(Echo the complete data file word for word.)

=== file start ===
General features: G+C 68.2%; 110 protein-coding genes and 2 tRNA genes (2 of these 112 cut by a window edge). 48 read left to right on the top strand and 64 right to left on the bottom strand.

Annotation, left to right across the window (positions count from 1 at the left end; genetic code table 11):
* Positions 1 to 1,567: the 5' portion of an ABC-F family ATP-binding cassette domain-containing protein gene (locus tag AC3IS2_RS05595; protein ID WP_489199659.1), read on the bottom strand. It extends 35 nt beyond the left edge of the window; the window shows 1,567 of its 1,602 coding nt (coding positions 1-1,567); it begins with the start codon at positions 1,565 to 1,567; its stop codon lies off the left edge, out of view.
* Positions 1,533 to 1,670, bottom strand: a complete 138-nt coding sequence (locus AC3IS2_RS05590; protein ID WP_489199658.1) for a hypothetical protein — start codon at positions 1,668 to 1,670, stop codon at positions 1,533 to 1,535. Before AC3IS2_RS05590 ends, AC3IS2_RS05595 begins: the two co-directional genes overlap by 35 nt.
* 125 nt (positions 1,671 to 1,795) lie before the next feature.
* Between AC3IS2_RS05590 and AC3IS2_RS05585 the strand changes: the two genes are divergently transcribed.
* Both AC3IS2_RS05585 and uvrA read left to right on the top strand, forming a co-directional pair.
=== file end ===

General features: G+C 68.2%; 110 protein-coding genes and 2 tRNA genes (2 of these 112 cut by a window edge). 48 read left to right on the top strand and 64 right to left on the bottom strand.

Annotation, left to right across the window (positions count from 1 at the left end; genetic code table 11):
* Positions 1 to 1,567: the 5' portion of an ABC-F family ATP-binding cassette domain-containing protein gene (locus tag AC3IS2_RS05595; protein ID WP_489199659.1), read on the bottom strand. It extends 35 nt beyond the left edge of the window; the window shows 1,567 of its 1,602 coding nt (coding positions 1-1,567); it begins with the start codon at positions 1,565 to 1,567; its stop codon lies off the left edge, out of view.
* Positions 1,533 to 1,670, bottom strand: a complete 138-nt coding sequence (locus AC3IS2_RS05590; protein ID WP_489199658.1) for a hypothetical protein — start codon at positions 1,668 to 1,670, stop codon at positions 1,533 to 1,535. Before AC3IS2_RS05590 ends, AC3IS2_RS05595 begins: the two co-directional genes overlap by 35 nt.
* 125 nt (positions 1,671 to 1,795) lie before the next feature.
* Between AC3IS2_RS05590 and AC3IS2_RS05585 the strand changes: the two genes are divergently transcribed.
* Both AC3IS2_RS05585 and uvrA read left to right on the top strand, forming a co-directional pair.